or nitrites, some are available for nitrosamines.


What Are Current Limits for Environmental Releases and Human Exposure?

The EPA requires that sodium nitrite releases of more than 100 lb (45.4 kg) and nitrate releases of more than 10,000 lb (4,540 kg) be reported immediately and that normal releases be reported annually for inclusion in the nationwide Toxics Release Inventory. The limits for nitrosamines range from 1 to 10 pounds. The EPA primary drinking water standards for nitrate and nitrite are 10 and 1 parts per million (ppm), respectively. The Food and Drug Administration allows these compounds to be used as food additives as long as they are of food grade and are added only in the amount needed. The maximum amount of nitrite allowed in smoked and cured fish and meat is 200 ppm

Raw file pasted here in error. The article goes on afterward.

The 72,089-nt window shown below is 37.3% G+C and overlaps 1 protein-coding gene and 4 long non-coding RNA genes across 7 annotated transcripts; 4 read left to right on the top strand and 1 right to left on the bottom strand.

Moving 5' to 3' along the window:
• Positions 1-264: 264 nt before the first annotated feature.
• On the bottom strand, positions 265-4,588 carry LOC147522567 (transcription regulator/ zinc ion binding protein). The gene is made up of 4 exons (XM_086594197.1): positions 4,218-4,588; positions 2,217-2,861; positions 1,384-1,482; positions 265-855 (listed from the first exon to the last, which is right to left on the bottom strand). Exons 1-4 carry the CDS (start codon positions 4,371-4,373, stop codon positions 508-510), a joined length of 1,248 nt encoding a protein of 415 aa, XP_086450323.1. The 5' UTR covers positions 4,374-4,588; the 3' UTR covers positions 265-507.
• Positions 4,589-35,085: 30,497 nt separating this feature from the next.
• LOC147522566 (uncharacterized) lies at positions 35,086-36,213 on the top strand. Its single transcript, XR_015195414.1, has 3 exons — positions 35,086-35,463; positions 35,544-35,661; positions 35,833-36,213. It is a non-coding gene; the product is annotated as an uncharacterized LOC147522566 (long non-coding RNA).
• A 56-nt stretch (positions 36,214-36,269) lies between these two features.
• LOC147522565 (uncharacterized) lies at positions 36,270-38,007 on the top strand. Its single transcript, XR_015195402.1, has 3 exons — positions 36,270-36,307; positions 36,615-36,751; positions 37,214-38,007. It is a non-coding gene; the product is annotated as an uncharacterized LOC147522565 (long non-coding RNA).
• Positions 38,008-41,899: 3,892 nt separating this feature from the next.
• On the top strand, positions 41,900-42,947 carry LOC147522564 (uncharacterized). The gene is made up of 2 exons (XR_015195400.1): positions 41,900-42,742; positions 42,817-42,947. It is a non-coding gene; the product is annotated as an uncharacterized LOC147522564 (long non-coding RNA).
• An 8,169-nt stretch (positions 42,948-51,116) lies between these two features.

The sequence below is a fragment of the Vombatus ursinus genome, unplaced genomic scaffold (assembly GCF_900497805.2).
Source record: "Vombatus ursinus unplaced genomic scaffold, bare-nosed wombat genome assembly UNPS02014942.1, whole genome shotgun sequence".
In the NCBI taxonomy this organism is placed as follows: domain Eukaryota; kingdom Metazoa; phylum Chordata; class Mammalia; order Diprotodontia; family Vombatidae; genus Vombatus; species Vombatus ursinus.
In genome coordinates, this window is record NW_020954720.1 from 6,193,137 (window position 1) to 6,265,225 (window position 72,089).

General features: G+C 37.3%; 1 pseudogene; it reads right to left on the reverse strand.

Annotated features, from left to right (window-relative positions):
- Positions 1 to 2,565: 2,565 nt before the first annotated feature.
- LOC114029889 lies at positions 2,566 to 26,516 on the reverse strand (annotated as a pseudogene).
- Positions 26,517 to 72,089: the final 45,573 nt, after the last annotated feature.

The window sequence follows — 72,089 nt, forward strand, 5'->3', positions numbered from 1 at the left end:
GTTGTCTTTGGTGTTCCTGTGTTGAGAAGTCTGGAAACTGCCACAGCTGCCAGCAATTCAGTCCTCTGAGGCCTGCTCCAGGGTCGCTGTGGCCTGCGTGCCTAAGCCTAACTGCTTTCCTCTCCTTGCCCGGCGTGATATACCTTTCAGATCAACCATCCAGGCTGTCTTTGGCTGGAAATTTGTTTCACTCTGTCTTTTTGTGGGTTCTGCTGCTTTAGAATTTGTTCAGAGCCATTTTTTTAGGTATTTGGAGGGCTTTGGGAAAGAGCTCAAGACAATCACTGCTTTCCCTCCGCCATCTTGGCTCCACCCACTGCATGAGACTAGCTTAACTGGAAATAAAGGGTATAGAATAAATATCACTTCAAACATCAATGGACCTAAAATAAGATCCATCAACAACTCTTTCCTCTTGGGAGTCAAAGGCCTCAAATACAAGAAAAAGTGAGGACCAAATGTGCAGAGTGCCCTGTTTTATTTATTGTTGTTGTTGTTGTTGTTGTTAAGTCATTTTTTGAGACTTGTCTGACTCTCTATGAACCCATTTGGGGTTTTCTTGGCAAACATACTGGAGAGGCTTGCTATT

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Where to go now that you have reviewed an indicator:

Now that you have reviewed an indicator you should create a metric (see Step 4 of the Analytical Hierarchy Processes) that indicates the importance of this indicator in your decision process. Keep this step in mind as you go through one of the other indicators below. Once you have chosen a metric for each of your indicators, you should decide how they collectively measure the sustainability of water by weighting each indicator (see Step 5 of the Analytical Hierarchy Process). These will be applied in an algorithm (see Step 6 of the Analytical Hierarchy Process) to give you the final measurement for Water and Sustainability.

 

 

 

 

 

 

 

 

 

 

Author: Shawn Dayson Shifflett